George MacDonald’s Fairy Tales

  • Colin Manlove

Abstract

What we shall see with MacDonald and Kingsley is something quite new in the development of Christian fantasy. We shall find both trying by literary means to show, to make us feel, that God is present in nature and this world. In earlier literature God’s existence could be assumed, but now it is necessary to prove it. And, in order to do this convincingly, one must start from the apparently empirical facts of existence, not from any biblical or quasi-biblical narrative involving a priori assumptions. Thus each presents us with an image of the baffling character of experience, through which God or the miraculous must be apprehended. This holds good even though the reality that MacDonald presents is that of the inner world of the mind, and Kingsley’s that of the physical world. The tangle of mental imagery and potential error in MacDonald’s fantastic worlds is no different in terms of mundane reality from the confusing nature of the physical world in Kingsley’s. Between them the two could be said to cover the whole area of mundane experience, inner and outer, in order to trace God’s immanence. It is remarkable that the only Christian-fantasy writers of note in the nineteenth century should form this diptych.

Keywords

Dust Coherence Topo Lost Metaphor 

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Notes

  1. 1.
    George MacDonald, The Princess and Curdie, 2nd edn (London: Chatto and Windus, 1888) p. 46.Google Scholar
  2. 2.
    MacDonald, ‘The Imagination’, A Dish of Orts, Chiefly Papers on the Imagination, and on Shakspere (London: Sampson Low, 1893) p. 25.Google Scholar
  3. 6.
    C. N. Manlove, ‘The Unconscious in MacDonald’s Fairy-tales’, in Modern Fantasy: Five Studies (Cambridge: Cambridge University Press, 1975) pp. 71–5.Google Scholar
  4. 7.
    For the source, see Novalis, Schriften, ed. Paul Kluckhohn and Richard Samuel, 3 vols (Stuttgart: Kohlhammer, 1960–68) III, 281, no. 237: ‘Unser Leben ist kein Traum — aber es soil und wird vielleicht einer werden.’Google Scholar
  5. 17.
    MacDonald, At the Back of the North Wind, 2nd edn (London: Blackie and Sons, 1886) p. 77.Google Scholar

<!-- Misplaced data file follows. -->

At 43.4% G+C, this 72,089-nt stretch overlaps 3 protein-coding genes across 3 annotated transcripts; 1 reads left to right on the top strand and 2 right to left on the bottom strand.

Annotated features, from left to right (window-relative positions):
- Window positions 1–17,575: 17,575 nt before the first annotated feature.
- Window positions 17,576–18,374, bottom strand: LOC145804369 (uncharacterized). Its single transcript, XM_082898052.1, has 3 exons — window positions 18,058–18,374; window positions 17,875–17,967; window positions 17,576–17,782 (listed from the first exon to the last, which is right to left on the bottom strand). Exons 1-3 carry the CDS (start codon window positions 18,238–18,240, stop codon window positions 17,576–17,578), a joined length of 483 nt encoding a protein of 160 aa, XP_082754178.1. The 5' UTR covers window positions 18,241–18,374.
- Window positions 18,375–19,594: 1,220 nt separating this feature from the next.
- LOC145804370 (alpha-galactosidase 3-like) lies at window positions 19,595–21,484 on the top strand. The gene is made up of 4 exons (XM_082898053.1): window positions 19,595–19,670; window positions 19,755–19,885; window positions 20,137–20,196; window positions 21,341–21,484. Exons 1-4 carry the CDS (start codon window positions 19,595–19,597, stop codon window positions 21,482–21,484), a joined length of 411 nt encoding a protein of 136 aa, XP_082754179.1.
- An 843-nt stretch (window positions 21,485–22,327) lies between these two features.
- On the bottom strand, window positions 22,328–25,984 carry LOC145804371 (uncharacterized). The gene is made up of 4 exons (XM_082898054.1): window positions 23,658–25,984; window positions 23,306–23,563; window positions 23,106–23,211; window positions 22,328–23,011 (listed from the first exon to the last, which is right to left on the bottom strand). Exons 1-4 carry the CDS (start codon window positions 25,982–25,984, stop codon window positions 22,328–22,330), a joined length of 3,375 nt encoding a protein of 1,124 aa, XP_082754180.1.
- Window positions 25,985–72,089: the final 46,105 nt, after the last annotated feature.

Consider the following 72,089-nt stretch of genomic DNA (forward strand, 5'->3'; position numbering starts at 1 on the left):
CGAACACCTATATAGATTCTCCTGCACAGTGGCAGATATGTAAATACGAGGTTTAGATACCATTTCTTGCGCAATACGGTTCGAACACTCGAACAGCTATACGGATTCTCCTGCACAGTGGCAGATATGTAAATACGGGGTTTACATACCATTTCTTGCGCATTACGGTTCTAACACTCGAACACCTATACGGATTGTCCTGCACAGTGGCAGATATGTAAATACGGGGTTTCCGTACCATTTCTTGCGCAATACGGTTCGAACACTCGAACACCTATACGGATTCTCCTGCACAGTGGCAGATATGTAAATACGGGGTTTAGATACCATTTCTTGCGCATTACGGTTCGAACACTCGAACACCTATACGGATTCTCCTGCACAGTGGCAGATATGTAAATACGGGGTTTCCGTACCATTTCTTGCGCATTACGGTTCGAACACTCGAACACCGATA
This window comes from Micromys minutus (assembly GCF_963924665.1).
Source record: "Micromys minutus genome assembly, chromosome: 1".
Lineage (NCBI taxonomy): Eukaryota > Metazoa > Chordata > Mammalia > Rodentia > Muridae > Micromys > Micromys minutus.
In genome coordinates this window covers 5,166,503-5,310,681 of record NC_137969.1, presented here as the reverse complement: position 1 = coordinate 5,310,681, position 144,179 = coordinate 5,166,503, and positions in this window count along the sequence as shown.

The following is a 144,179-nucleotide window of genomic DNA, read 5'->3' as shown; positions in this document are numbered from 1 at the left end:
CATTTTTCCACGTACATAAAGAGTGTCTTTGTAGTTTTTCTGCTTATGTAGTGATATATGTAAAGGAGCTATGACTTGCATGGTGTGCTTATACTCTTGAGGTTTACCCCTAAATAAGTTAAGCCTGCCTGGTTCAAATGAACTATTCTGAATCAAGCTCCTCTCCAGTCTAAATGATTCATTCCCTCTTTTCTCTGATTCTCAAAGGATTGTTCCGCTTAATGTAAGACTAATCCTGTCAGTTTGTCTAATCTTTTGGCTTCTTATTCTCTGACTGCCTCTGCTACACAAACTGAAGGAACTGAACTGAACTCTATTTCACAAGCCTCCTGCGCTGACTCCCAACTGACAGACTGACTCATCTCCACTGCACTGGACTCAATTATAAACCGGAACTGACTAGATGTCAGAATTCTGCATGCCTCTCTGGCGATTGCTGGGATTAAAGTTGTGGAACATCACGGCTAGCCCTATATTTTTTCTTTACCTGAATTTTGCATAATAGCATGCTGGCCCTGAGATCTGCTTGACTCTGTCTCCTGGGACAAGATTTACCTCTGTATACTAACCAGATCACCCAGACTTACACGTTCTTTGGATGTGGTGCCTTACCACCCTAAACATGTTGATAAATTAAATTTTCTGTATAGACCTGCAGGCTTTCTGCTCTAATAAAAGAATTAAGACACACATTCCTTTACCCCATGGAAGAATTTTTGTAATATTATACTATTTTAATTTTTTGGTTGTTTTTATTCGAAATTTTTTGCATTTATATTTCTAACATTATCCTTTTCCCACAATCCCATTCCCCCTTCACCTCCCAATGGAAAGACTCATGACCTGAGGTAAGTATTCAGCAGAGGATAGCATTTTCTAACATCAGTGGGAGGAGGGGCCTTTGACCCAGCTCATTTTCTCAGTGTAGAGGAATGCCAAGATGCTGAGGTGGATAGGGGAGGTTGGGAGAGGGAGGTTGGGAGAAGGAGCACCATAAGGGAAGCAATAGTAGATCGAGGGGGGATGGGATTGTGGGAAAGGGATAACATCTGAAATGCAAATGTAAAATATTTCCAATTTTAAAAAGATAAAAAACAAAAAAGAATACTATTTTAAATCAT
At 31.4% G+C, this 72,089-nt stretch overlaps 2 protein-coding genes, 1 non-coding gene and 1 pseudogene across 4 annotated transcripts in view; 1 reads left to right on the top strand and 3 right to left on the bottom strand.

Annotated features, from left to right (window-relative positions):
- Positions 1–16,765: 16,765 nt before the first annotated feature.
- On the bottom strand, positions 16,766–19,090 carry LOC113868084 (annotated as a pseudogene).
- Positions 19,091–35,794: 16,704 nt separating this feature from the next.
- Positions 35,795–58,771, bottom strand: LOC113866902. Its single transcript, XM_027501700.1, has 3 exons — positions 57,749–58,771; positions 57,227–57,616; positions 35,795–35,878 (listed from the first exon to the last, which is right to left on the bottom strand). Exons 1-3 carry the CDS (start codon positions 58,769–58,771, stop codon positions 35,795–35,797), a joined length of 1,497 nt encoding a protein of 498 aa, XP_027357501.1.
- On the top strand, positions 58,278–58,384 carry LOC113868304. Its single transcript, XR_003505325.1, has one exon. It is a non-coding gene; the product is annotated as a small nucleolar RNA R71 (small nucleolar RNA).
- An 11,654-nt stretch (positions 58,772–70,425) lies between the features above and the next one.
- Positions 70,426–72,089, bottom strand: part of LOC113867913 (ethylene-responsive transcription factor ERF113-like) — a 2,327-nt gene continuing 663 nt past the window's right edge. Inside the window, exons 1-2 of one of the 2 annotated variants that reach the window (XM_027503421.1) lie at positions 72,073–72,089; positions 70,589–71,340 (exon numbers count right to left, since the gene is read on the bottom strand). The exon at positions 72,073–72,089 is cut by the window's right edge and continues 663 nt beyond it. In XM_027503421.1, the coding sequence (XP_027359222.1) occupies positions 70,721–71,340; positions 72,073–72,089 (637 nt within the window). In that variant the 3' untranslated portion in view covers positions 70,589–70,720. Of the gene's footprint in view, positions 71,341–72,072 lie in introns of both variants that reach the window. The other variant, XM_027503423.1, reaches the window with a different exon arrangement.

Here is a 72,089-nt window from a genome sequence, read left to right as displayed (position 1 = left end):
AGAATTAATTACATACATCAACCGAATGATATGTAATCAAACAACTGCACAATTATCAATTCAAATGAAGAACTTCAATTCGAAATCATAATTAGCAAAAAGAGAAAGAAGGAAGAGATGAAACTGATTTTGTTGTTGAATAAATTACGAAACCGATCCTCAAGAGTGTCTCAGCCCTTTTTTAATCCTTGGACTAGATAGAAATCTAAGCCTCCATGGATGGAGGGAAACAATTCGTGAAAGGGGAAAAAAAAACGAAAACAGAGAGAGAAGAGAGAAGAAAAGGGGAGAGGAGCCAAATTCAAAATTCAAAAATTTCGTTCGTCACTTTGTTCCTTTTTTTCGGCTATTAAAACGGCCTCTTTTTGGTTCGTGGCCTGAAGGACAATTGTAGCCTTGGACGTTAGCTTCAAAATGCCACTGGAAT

6. 22.
    G. K. Chesterton, Preface to Greville MacDonald, George MacDonald and his Wife (London: George Allen and Unwin, 1924) pp. 10–11;Google Scholar
  7. C. S. Lewis (ed.), George MacDonald: An Anthology (London: Geoffrey Bles, 1946) pp. 19–20.Google Scholar
  8. 23.
    Tony Tanner, ‘Mountains and Depths — an Approach to Nineteenth-Century Dualism’, Review of English Literature, 3, no. 4 (Oct 1962) 52p–4.Google Scholar
  9. 24.
    Robert Lee Wolff, The Golden Key: A Study of the Fiction of George MacDonald (New Haven, Conn.: Yale University Press, 1961) p. 166.Google Scholar
  10. 28.
    George MacDonald, ‘Phantastes’ and ‘Lilith’ (London: Victor Gollancz, 1962) p. 83.Google Scholar
  11. 31.
    Ernst Robert Curtius, European Literature and the Latin Middle Ages, tr. W. R. Trask, Bollingen Series, XXXVI (New York: Pantheon, 1953) pp. 159–62.Google Scholar
  12. 32.
    C. S. Lewis, The Pilgrim’s Regress: An Allegorical Apology for Christianity, Reason and Romanticism, 3rd edn (London: Geoffrey Bles, 1943) p. 10.Google Scholar
  13. 39.
    MacDonald and his family toured the country presenting The Pilgrim’s Progress, Part 2, with MacDonald playing the part of Christian, from 1877 to 1889. See William Raeper, George MacDonald (Tring, Herts: Lion, 1987) pp. 338–58.Google Scholar
  14. 40.
    On this see C. N. Manlove, ‘Circularity in Fantasy: George MacDonald’, in The Impulse of Fantasy Literature (London: Macmillan, 1983) pp. 74–92.Google Scholar

Copyright information

© Colin Manlove 1992

Authors and Affiliations

  • Colin Manlove
    • 1
  1. 1.University of EdinburghUK

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